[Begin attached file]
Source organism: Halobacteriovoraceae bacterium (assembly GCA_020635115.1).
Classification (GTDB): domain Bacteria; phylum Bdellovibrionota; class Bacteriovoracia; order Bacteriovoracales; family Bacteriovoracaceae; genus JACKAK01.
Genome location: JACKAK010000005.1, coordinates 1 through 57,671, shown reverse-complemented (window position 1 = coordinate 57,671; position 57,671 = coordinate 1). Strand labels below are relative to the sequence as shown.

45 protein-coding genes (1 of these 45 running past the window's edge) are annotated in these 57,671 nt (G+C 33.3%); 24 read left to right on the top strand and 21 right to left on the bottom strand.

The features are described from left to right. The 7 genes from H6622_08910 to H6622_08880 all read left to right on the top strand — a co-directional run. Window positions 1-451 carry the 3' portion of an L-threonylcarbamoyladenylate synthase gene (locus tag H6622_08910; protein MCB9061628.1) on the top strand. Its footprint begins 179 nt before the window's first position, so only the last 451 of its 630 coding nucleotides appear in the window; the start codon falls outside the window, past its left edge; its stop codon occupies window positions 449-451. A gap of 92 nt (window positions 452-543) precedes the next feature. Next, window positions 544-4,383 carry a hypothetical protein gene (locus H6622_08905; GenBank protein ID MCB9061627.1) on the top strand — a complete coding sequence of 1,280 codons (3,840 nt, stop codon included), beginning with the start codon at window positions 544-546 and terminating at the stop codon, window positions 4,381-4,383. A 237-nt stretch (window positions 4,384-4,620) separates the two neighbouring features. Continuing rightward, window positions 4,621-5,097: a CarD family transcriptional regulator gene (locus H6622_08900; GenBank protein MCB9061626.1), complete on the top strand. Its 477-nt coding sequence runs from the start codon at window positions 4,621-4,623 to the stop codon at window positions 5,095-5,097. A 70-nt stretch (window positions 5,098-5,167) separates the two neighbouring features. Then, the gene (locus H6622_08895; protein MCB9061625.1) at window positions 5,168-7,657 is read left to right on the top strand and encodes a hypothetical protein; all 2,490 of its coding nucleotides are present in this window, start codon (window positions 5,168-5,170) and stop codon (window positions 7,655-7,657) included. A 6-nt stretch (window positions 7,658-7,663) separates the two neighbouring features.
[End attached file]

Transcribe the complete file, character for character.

Source organism: Halobacteriovoraceae bacterium (assembly GCA_020635115.1).
Classification (GTDB): domain Bacteria; phylum Bdellovibrionota; class Bacteriovoracia; order Bacteriovoracales; family Bacteriovoracaceae; genus JACKAK01.
Genome location: JACKAK010000005.1, coordinates 1 through 57,671, shown reverse-complemented (window position 1 = coordinate 57,671; position 57,671 = coordinate 1). Strand labels below are relative to the sequence as shown.

45 protein-coding genes (1 of these 45 running past the window's edge) are annotated in these 57,671 nt (G+C 33.3%); 24 read left to right on the top strand and 21 right to left on the bottom strand.

The features are described from left to right. The 7 genes from H6622_08910 to H6622_08880 all read left to right on the top strand — a co-directional run. Window positions 1-451 carry the 3' portion of an L-threonylcarbamoyladenylate synthase gene (locus tag H6622_08910; protein MCB9061628.1) on the top strand. Its footprint begins 179 nt before the window's first position, so only the last 451 of its 630 coding nucleotides appear in the window; the start codon falls outside the window, past its left edge; its stop codon occupies window positions 449-451. A gap of 92 nt (window positions 452-543) precedes the next feature. Next, window positions 544-4,383 carry a hypothetical protein gene (locus H6622_08905; GenBank protein ID MCB9061627.1) on the top strand — a complete coding sequence of 1,280 codons (3,840 nt, stop codon included), beginning with the start codon at window positions 544-546 and terminating at the stop codon, window positions 4,381-4,383. A 237-nt stretch (window positions 4,384-4,620) separates the two neighbouring features. Continuing rightward, window positions 4,621-5,097: a CarD family transcriptional regulator gene (locus H6622_08900; GenBank protein MCB9061626.1), complete on the top strand. Its 477-nt coding sequence runs from the start codon at window positions 4,621-4,623 to the stop codon at window positions 5,095-5,097. A 70-nt stretch (window positions 5,098-5,167) separates the two neighbouring features. Then, the gene (locus H6622_08895; protein MCB9061625.1) at window positions 5,168-7,657 is read left to right on the top strand and encodes a hypothetical protein; all 2,490 of its coding nucleotides are present in this window, start codon (window positions 5,168-5,170) and stop codon (window positions 7,655-7,657) included. A 6-nt stretch (window positions 7,658-7,663) separates the two neighbouring features.